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Published January 16th, 2013
No Love for the Terraces Project at Meeting
By Cathy Tyson
Sign taped in the window of a car parked at the Lafayette Library and Learning Center for "Terraces" meeting. Photo Cathy Tyson

Residents turned out in force to voice their opinions on the proposed 315-unit Terraces of Lafayette project at a recent Planning Commission meeting. Even after a brief introduction by Special Projects Manager Ann Merideth who explained that this is the first step in evaluating the proposed project and that the sole purpose of the meeting was to determine if the environmental impact report complies with the California Environmental Quality Act, Planning Commission Chair Karen Maggio had to caution the standing room only crowd on a number of occasions to refrain from applause and encouraged public comment to stick to the matter at hand. Maggio reminded residents of the meeting's focus and said that comments on the merits of the project will be heard at a number of future meetings. It was apparent that concerned citizens clearly wanted to express their overwhelmingly negative opinions.
No decision was made, and the commission meeting was continued until Feb. 4 to allow for the city attorney, consultants and city staff to sort through hundreds of pages of comments prior to making a decision on the compliance of the environmental report.
The city attorney was asked to briefly define what compliance with CEQA requires. "Do you have all day?" he joked before summarizing that it's about "determining that the city's analytical conclusions are supported by substantial evidence" and added that "the city can rely on the judgment of its experts." According to the staff report Merideth prepared for the meeting, "The Final EIR identifies potentially significant impacts that would result from the Project and mitigation measures that would reduce the significance of these impacts." The staff report also points out, "There can be disagreements amongst experts or differing opinions about the information in the EIR. As long as they are disclosed through the environmental review process, these disagreements and opinions do not make an EIR inadequate or inconsistent with CEQA."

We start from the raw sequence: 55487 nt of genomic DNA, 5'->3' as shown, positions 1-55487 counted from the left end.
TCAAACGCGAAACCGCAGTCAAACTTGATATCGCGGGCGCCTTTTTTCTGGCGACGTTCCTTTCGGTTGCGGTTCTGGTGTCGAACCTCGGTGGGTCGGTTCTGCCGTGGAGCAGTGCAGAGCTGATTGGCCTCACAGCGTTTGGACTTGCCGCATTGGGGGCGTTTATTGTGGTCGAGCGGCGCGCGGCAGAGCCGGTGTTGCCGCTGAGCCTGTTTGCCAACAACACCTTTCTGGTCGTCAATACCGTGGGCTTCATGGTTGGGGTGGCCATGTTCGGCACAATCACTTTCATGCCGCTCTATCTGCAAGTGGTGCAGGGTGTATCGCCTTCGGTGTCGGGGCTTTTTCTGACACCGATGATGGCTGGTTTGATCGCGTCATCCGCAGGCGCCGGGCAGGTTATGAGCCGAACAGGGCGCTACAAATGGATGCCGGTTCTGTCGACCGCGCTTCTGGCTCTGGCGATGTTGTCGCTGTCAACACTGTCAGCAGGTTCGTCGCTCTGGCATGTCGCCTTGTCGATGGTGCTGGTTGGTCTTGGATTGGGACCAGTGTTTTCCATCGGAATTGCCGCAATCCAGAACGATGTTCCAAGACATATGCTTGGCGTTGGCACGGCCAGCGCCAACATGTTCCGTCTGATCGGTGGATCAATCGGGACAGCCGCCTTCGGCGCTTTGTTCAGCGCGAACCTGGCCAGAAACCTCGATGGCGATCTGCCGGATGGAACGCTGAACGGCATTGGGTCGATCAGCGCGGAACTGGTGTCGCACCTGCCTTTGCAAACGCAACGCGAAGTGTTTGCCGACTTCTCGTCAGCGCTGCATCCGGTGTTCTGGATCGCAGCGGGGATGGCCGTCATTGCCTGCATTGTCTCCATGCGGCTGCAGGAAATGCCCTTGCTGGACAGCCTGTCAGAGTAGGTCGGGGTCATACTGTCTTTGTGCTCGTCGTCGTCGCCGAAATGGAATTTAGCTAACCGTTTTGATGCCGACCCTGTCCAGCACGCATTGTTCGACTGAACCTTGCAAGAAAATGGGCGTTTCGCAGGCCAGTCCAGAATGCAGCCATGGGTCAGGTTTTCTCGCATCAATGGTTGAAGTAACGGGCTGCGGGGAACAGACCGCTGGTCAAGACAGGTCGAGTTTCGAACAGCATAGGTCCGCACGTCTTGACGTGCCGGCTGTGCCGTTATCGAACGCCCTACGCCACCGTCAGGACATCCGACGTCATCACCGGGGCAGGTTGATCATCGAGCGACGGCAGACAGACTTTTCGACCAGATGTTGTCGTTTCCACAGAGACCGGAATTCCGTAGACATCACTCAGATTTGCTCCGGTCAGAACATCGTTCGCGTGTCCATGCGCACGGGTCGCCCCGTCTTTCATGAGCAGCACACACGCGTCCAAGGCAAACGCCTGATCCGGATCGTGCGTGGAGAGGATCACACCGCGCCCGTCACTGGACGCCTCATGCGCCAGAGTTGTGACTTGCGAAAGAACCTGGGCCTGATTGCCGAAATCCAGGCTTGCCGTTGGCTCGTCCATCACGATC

David Bowie, the applicant's attorney, touched on the appropriateness of relying on expert testimony and described the conclusions drawn in the Final EIR as "highly suspect." He offered as an example the location of the ridgeline that could be in one of four locations, according to the EIR, but that had actually "disappeared decades ago" with the construction of BART. Although frowned upon in a public hearing, the audience broke out in laughter.
Roughly 30 residents wished to comment on the project, with concerns ranging from visual impacts, the definition of a complete and accurate report, air quality, school crowding and of course traffic impacts for the already congested intersection of Deer Hill Road and Pleasant Hill Road. There's no shortage of remarks for the "Terraces" project; the comment portion of the Final EIR on the city's website has 12 sections of comments from organizations and four sections from individuals along with comments from state, regional and local agencies. To see the entire document, visit the city website at www.lovelafayette.org


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